November 23, 2020
This Thanksgiving is likely to be one of the least traditional for many U.S. families. Instead of gathering in large groups for a traditional turkey…Read This Post
Long before the days of refrigeration, cooks had a different way of preserving their foods, particularly meats, to last them all Winter long. While it’s no longer necessary to preserve meats through smoking and curing, these methods lend themselves to particularly delicious dishes.
The same can be said for confit. In the past, confit meant placing duck legs into jars of duck fat to store the meat for long periods of time. Today, meat can also be confited by cooking it in its own fat, which makes the meat succulent and tender. While duck confit isn’t a dish that should necessarily be made every weekend, it is one that’s particularly suited to the cold weather. It’s hearty, filling, and, simply put, intoxicating. It’s a splurge — and it’s one French recipe we highly recommend.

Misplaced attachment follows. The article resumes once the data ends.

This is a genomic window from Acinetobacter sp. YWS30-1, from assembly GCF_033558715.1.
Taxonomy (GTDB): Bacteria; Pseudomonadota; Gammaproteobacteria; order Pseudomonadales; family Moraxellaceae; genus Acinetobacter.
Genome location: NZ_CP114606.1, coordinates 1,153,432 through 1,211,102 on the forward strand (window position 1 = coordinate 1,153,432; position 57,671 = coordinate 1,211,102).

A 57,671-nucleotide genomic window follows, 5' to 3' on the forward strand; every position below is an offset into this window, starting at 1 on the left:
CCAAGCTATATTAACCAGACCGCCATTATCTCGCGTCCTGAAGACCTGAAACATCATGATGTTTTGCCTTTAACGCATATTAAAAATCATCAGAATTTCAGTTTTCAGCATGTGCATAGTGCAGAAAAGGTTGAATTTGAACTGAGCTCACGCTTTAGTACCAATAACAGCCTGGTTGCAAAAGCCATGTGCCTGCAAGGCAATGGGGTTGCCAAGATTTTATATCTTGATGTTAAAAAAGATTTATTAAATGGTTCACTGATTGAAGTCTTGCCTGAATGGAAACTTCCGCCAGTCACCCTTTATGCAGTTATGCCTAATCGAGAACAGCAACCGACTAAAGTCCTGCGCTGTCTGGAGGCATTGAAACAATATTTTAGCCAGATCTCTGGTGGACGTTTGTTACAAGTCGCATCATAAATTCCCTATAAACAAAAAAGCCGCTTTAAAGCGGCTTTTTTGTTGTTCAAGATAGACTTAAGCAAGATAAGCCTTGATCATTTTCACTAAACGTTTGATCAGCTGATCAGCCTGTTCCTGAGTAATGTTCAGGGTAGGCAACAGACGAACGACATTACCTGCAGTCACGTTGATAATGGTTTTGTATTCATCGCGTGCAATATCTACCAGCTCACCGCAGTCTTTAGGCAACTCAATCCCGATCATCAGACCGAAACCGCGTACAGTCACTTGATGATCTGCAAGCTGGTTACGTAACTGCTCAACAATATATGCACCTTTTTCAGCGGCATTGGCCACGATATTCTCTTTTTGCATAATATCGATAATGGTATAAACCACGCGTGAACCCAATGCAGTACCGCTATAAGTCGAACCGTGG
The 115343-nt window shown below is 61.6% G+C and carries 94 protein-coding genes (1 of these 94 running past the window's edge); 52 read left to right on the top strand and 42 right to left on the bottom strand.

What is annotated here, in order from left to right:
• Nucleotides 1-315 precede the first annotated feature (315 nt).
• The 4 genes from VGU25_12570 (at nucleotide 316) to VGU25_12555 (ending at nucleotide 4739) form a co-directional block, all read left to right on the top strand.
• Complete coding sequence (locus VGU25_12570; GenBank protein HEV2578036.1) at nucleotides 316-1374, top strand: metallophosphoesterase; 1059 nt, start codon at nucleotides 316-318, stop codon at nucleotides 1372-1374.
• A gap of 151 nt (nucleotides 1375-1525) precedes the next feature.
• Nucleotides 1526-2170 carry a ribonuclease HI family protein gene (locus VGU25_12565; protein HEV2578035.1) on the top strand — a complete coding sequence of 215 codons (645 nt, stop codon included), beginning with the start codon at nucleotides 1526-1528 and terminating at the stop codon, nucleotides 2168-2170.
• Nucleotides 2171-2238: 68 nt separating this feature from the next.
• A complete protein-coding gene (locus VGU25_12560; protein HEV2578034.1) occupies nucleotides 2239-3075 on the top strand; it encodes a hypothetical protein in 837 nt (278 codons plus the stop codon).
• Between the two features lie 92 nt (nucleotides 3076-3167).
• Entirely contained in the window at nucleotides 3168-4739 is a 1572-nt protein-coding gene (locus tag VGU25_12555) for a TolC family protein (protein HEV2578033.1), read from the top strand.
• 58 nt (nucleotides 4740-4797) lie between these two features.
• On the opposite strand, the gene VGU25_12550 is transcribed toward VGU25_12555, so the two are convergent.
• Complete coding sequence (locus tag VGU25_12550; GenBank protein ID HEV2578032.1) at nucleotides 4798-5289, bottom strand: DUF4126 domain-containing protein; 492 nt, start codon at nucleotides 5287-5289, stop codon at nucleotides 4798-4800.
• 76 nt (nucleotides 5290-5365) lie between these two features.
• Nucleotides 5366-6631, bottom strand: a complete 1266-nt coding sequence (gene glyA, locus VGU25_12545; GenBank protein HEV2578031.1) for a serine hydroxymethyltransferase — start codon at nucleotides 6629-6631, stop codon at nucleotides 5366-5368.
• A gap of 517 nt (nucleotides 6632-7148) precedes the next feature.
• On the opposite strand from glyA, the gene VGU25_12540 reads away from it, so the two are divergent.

Duck confit is particularly well known in Gascony and southwest France, but it’s popular throughout France as well. You can also make the dish your own by playing with the different spices and herbs in your salt mix, or by serving the duck confit over risotto or goose-fat roasted potatoes.
Prep time: 12 hours
Cook time: 150 minutes
Cook method: Roast
Alternatively, if you’d like to save the cooked duck confit for later, you can store it in a kilner (rubber-sealed) jar by placing duck in a sterilized jar and totally covering with strained cooking goose fat. This can be stored for up to three months, and it only improves with time.
By Liz Hall
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